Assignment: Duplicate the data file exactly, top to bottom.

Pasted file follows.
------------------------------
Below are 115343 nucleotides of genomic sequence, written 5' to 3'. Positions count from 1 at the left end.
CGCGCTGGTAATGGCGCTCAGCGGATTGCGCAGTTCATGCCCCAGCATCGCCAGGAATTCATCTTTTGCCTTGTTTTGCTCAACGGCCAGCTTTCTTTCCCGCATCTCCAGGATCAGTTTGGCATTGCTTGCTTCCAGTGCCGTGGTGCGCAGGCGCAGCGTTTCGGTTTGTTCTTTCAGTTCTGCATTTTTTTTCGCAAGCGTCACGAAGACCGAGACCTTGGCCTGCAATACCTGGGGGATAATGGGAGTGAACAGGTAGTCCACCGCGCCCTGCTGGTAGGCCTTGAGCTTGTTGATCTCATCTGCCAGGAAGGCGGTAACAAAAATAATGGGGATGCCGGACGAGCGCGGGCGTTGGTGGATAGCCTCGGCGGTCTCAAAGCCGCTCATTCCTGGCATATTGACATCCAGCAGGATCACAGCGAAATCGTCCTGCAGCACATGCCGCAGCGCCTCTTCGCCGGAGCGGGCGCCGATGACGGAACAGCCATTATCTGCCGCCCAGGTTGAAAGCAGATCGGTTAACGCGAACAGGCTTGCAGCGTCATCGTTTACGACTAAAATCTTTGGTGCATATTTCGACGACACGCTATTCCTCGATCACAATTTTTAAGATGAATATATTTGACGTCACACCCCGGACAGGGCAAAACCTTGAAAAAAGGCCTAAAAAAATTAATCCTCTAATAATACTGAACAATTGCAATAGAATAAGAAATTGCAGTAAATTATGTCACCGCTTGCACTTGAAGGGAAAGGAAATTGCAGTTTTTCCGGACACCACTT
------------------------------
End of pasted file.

Below are 115343 nucleotides of genomic sequence, written 5' to 3'. Positions count from 1 at the left end.
CGCGCTGGTAATGGCGCTCAGCGGATTGCGCAGTTCATGCCCCAGCATCGCCAGGAATTCATCTTTTGCCTTGTTTTGCTCAACGGCCAGCTTTCTTTCCCGCATCTCCAGGATCAGTTTGGCATTGCTTGCTTCCAGTGCCGTGGTGCGCAGGCGCAGCGTTTCGGTTTGTTCTTTCAGTTCTGCATTTTTTTTCGCAAGCGTCACGAAGACCGAGACCTTGGCCTGCAATACCTGGGGGATAATGGGAGTGAACAGGTAGTCCACCGCGCCCTGCTGGTAGGCCTTGAGCTTGTTGATCTCATCTGCCAGGAAGGCGGTAACAAAAATAATGGGGATGCCGGACGAGCGCGGGCGTTGGTGGATAGCCTCGGCGGTCTCAAAGCCGCTCATTCCTGGCATATTGACATCCAGCAGGATCACAGCGAAATCGTCCTGCAGCACATGCCGCAGCGCCTCTTCGCCGGAGCGGGCGCCGATGACGGAACAGCCATTATCTGCCGCCCAGGTTGAAAGCAGATCGGTTAACGCGAACAGGCTTGCAGCGTCATCGTTTACGACTAAAATCTTTGGTGCATATTTCGACGACACGCTATTCCTCGATCACAATTTTTAAGATGAATATATTTGACGTCACACCCCGGACAGGGCAAAACCTTGAAAAAAGGCCTAAAAAAATTAATCCTCTAATAATACTGAACAATTGCAATAGAATAAGAAATTGCAGTAAATTATGTCACCGCTTGCACTTGAAGGGAAAGGAAATTGCAGTTTTTCCGGACACCACTT